Birkhoffs completeness theorem
Birkhoff's completeness theorem Equational logic is a formal system for reasoning with equations. It has simple rules for manipulating equations, based on the reflexivity, symmetry, transivity of equality and the substitution of equal terms into equations. Birkhoff's completeness theorem says that an equation e is provable in equational logic from the equations in a set E if and only if e is true in all algebras that satisfy the equations in the set E. Related to the theorem is the fact that a class of algebras is definable as the class of all models of some set of equations if and only if the class is closed under constructing subalgebras, homomorphic images, and direct products. These results were proved by G. Birkhoff in 1935. See also equational specification, term rewriting system.
Cite this article
Pick a style below, and copy the text for your bibliography.

MLA

Chicago

APA
"Birkhoffs completeness theorem." A Dictionary of Computing. . Encyclopedia.com. 18 Oct. 2018 <http://www.encyclopedia.com>.
"Birkhoffs completeness theorem." A Dictionary of Computing. . Encyclopedia.com. (October 18, 2018). http://www.encyclopedia.com/computing/dictionariesthesaurusespicturesandpressreleases/birkhoffscompletenesstheorem
"Birkhoffs completeness theorem." A Dictionary of Computing. . Retrieved October 18, 2018 from Encyclopedia.com: http://www.encyclopedia.com/computing/dictionariesthesaurusespicturesandpressreleases/birkhoffscompletenesstheorem
Citation styles
Encyclopedia.com gives you the ability to cite reference entries and articles according to common styles from the Modern Language Association (MLA), The Chicago Manual of Style, and the American Psychological Association (APA).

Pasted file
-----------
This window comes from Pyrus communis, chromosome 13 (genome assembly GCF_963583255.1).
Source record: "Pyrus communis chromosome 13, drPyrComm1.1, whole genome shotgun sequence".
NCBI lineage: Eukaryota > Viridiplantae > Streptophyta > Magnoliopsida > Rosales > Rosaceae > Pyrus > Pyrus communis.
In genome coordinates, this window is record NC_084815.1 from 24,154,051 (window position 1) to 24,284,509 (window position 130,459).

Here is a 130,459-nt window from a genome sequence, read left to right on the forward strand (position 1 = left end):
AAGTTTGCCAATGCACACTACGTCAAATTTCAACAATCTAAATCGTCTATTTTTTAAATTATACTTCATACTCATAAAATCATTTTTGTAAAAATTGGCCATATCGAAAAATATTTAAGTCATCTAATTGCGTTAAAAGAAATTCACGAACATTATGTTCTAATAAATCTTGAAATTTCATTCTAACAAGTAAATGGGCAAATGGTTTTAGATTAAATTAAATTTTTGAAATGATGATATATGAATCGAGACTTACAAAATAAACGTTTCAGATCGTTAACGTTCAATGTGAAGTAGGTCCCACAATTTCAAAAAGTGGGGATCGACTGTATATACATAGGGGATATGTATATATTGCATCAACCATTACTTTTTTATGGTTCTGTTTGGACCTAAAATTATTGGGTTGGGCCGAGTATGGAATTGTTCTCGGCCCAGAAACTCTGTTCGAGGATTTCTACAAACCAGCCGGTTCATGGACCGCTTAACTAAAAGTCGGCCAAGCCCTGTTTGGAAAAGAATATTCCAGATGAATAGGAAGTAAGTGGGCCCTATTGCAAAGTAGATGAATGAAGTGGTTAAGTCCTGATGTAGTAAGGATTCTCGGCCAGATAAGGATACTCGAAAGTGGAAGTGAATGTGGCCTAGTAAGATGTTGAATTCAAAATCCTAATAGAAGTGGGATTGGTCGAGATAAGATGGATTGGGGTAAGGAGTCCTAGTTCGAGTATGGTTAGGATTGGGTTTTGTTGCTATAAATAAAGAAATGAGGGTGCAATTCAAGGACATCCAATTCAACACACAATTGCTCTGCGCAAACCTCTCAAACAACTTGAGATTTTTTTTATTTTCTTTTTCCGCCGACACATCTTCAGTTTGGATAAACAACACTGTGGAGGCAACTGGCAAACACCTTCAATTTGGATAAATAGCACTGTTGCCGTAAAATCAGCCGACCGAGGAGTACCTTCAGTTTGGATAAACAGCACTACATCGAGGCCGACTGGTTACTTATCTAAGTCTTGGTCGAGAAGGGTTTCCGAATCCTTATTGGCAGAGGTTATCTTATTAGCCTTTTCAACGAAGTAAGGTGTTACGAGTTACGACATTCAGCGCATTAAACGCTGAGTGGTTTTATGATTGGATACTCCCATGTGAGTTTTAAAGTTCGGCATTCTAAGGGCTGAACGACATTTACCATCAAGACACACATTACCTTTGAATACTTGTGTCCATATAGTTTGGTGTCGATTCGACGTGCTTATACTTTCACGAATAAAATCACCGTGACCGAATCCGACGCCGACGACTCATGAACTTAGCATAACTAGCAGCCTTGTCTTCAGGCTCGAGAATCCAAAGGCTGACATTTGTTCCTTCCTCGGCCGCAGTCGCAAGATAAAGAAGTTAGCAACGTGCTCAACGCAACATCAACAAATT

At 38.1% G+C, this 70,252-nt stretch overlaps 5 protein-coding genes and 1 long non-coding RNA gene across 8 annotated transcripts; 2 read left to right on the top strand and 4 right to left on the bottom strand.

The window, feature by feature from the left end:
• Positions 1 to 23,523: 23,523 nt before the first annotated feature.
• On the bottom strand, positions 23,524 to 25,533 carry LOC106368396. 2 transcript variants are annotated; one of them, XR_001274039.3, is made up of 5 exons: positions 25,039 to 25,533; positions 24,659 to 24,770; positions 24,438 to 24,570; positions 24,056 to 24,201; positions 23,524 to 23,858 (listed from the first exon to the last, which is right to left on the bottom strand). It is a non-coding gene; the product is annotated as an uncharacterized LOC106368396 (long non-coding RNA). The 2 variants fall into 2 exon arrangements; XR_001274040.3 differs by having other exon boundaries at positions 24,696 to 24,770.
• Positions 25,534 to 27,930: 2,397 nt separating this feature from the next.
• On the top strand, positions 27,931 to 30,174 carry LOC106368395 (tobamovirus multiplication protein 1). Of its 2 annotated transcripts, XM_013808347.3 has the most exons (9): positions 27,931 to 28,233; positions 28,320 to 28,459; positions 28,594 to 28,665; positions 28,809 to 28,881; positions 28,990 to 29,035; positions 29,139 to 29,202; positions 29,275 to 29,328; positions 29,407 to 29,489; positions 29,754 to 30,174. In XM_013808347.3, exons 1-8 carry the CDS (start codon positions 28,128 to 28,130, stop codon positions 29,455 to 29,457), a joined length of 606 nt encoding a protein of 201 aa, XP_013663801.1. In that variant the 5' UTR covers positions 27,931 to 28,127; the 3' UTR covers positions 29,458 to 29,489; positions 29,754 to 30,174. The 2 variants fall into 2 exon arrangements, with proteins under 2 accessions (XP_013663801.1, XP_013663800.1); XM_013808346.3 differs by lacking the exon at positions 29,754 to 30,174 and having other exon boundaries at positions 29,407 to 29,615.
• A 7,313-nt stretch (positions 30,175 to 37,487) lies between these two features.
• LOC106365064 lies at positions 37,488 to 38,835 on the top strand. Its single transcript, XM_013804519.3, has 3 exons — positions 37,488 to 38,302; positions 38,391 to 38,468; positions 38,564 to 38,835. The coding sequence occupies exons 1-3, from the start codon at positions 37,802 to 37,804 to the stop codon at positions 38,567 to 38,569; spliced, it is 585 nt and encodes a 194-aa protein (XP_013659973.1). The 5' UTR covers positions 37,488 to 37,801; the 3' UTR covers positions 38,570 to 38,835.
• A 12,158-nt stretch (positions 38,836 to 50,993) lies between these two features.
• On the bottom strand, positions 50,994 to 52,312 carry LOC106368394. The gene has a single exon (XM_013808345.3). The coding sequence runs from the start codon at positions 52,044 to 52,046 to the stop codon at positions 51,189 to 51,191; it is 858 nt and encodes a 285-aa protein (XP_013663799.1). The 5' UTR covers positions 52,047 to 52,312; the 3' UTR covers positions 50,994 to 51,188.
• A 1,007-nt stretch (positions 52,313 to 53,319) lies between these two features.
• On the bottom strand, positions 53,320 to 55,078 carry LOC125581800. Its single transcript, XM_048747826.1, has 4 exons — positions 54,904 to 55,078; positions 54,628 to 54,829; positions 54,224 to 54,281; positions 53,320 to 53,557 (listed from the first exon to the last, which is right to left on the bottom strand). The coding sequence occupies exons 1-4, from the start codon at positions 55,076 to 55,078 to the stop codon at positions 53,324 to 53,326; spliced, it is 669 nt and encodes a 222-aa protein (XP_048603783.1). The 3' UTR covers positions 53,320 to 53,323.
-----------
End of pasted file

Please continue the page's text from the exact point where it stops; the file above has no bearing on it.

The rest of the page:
Within the “Cite this article” tool, pick a style to see how all available information looks when formatted according to that style. Then, copy and paste the text into your bibliography or works cited list.
Because each style has its own formatting nuances that evolve over time and not all information is available for every reference entry or article, Encyclopedia.com cannot guarantee each citation it generates. Therefore, it’s best to use Encyclopedia.com citations as a starting point before checking the style against your school or publication’s requirements and the mostrecent information available at these sites:
Modern Language Association
The Chicago Manual of Style
http://www.chicagomanualofstyle.org/tools_citationguide.html
American Psychological Association
Notes:
 Most online reference entries and articles do not have page numbers. Therefore, that information is unavailable for most Encyclopedia.com content. However, the date of retrieval is often important. Refer to each style’s convention regarding the best way to format page numbers and retrieval dates.
 In addition to the MLA, Chicago, and APA styles, your school, university, publication, or institution may have its own requirements for citations. Therefore, be sure to refer to those guidelines when editing your bibliography or works cited list.